Good sonar units can make the difference between fish in the boat and just a boat ride. (Photo: John Phillips)
Sonar for Slabs- Tech Done Right, by Ed Mashburn
Setting up and using sonar fish finders properly is important elements of good crappie fishing.
Of all the tools used by crappie anglers, probably no other modern development has made more fish come over the side of the boat than sonar fish finders. These amazing little black boxes can help anglers find crappie that would otherwise be completely passed over. These electronic marvels show the angler what lies below the surface with remarkable detail and clarity.
But just because a crappie angler buys a sonar unit and plugs it in, that doesn’t guarantee best results. Like most fishing tools, sonar fish finders can be used well or poorly, and most crappie anglers can improve their fishing performance with their fish finders.
Help from an Expert
Tony Adams fishes for crappie a lot both as a guide and for his own enjoyment in the lakes of eastern Alabama. A vital part of his crappie fishing success comes from his use of technology- the sonar fish finder.
Adams says, “My best advice to anyone wanting to use electronics to catch more crappie is to invest in a quality product with good imaging. I highly recommend Humminbird products, especially the Helix 12.”
Of course, the latest craze among hardcore crappie anglers is the Garmin Panoptix LiveScope outlined in another article in this issue [HOTLINK TO FRAZEE LIVESCOPE ARTICLE]. Lowrance also offers many comparable units to the Helix as well as their version of the Garmin LiveScope called Livesight.
Adams says, “I’m using the Helix12 and I find it’s great for locating crappie. It has a large 12-inch screen that’s easy to see. It is hard to see crappie on the small screens.”
The Helix 12 is almost as expensive as the Garmin LiveScope, depending upon the whistles and bells you include. However smaller Helix units, such as the Helix 7, are available for just a few hundred dollars.
“The Helix has great side-imaging which helps to find the structure and the crappie. After finding the structure, I use the down-imaging to get a better look at the fish. The Helix 12 has all the features you will need to find crappie, and I often use the mapping and boat navigation features of the unit. The only feature I pass on is the 360 imaging, but others may find that feature handy.”
Modification to Factory Settings
Anglers often find that the settings of any fish finder unit out of the box may not be the optimum for finding crappie. Some units can be more difficult to adjust, and anglers need to investigate the ease of making setting changes before purchase.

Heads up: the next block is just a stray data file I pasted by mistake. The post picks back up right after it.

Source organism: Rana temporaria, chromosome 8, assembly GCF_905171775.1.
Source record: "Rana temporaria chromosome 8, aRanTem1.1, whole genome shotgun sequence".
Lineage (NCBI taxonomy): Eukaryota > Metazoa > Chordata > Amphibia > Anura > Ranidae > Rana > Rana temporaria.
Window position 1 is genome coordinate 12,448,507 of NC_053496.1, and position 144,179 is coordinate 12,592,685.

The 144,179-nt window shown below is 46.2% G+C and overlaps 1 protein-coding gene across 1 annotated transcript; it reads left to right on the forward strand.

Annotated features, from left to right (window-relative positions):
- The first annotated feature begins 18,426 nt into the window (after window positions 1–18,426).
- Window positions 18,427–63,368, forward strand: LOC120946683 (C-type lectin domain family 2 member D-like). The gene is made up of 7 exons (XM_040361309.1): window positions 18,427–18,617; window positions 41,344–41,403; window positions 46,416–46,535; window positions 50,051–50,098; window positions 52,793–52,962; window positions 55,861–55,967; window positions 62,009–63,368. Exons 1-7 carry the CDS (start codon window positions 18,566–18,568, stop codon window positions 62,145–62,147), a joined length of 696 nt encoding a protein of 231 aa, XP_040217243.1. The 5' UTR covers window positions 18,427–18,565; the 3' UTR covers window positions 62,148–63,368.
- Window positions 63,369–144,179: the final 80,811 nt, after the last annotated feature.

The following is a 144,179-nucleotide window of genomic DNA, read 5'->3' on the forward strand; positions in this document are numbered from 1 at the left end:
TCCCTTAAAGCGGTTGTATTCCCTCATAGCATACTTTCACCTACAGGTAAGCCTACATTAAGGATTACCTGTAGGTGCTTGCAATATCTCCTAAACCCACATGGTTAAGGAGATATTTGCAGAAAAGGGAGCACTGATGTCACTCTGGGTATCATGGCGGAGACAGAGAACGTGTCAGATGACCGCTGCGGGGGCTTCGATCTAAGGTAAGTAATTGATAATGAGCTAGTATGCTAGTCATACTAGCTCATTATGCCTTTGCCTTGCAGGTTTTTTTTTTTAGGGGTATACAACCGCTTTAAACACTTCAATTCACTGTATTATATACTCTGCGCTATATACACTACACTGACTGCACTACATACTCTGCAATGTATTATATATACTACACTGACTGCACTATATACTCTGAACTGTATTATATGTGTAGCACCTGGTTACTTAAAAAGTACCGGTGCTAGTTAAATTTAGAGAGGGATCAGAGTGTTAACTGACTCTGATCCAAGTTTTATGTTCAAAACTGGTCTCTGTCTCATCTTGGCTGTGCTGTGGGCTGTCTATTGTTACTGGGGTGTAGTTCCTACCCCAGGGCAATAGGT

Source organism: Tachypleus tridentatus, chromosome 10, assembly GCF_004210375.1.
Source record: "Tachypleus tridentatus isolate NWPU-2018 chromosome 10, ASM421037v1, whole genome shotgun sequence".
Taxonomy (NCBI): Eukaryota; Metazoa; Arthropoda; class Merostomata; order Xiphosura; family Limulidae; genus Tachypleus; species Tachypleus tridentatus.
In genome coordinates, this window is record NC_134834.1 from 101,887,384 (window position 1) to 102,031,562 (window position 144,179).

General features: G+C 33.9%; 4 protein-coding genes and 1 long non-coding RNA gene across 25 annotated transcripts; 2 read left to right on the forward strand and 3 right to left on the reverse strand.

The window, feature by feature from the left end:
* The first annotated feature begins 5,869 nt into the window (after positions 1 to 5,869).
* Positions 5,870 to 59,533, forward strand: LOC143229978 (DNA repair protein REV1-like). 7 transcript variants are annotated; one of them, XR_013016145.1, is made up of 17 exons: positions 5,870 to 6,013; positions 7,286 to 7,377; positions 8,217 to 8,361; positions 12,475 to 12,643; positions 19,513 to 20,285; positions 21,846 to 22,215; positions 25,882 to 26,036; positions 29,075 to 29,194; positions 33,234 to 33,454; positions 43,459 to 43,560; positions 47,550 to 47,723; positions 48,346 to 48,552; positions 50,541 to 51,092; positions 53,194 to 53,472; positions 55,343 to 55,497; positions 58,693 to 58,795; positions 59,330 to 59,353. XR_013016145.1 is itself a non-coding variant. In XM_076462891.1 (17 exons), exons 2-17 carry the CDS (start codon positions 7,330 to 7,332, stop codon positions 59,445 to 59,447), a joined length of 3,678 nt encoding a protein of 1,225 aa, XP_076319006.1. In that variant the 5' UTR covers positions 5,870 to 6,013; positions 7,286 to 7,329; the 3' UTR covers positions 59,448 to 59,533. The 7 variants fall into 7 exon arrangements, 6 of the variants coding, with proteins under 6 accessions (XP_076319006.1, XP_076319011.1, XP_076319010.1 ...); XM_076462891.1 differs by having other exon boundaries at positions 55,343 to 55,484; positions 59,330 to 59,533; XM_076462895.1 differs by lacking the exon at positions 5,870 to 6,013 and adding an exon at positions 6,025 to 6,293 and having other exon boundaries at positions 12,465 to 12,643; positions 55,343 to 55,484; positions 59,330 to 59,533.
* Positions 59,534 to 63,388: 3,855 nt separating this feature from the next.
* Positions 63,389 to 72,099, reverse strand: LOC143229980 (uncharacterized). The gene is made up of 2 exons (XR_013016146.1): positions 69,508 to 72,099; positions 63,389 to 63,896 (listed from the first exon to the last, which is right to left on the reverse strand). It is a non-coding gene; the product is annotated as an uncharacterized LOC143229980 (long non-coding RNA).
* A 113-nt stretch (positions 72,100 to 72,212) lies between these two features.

“The setup and adjustment of the Humminbird unit is easy, said Adams. “The changes I’ve made to the factory settings is to adjust the sensitivity and contrasts. I set this unit’s sensitivity at 10 and Contrast at 19. I put my down sensitivity at 12 and DI contrast at 10.”
By making changes to suit particular anglers and waters, crappie anglers can maximize the performance of any sonar fish finder.
How He Uses the Unit
Crappie anglers searching for the best concentrations of crappie need to know what they’re looking for. It’s a busy world down under the surface of the water, and there are lots of things which can confuse both a fish finder and an angler. It takes some time and experience to fully understand or interpret exactly what the screen is showing, and most crappie anglers new to the sonar game experience some confusion at the start.
My best advice to anyone wanting to use electronics to catch more
crappie is to invest in a quality product with good imaging.
Adams says, “When searching for good crappie concentrations, I look for clusters of dots or specks on the screen gathered in and around the structure. After finding the structure with side imaging, I go to down imaging for a better look at the depth of the fish.”
Crappie themselves will often show a stronger, definite return image, and most of the time, there will be several individual returns. Crappie, after all, are schooling fish.
And quite often smart anglers won’t look only for the crappie. Finding baitfish is crucial in finding crappie. Crappie will follow school of shad and other smaller baitfish, and when bait is found, the crappie will be close. But finding bait is not as easy- the individual shad for example are small and give a poor individual sonar return. But put those little shad in a big school, and there is something for the sonar to read. Adams says, “Bait fish will look like clouds and will not be as defined as the crappie.”
But when an angler finds a “cloud” return on the screen with stronger, larger “dots” around, this is a spot which demands fishing attention. When crappie are closing associated with the “cloud” of bait, they are usually feeding actively, and a bait or lure dropped to them will usually get results.
Finding structure is key with fish finder use for crappie. The structure is what holds the bait and the bait is what attract the big crappie. Adams adds, “On the structure, I look for trees, stumps, humps and ledges. That’s one reason I really like using this Humminbird unit. You will see definition of the structure with the crappie in and around it.”
For crappie anglers who would like to contact Tony Adams for a Lake Eufaula crappie trip, you will find him on Facebook or by calling 334-695-3003.
(Ed Mashburn is a retired school teacher, outdoor writer and photographer. He lives in southern Alabama, but he fishes for anything – carp and trout in Arizona, smallmouth bass and crappie in Wisconsin to snook and snapper in the Florida Keys.)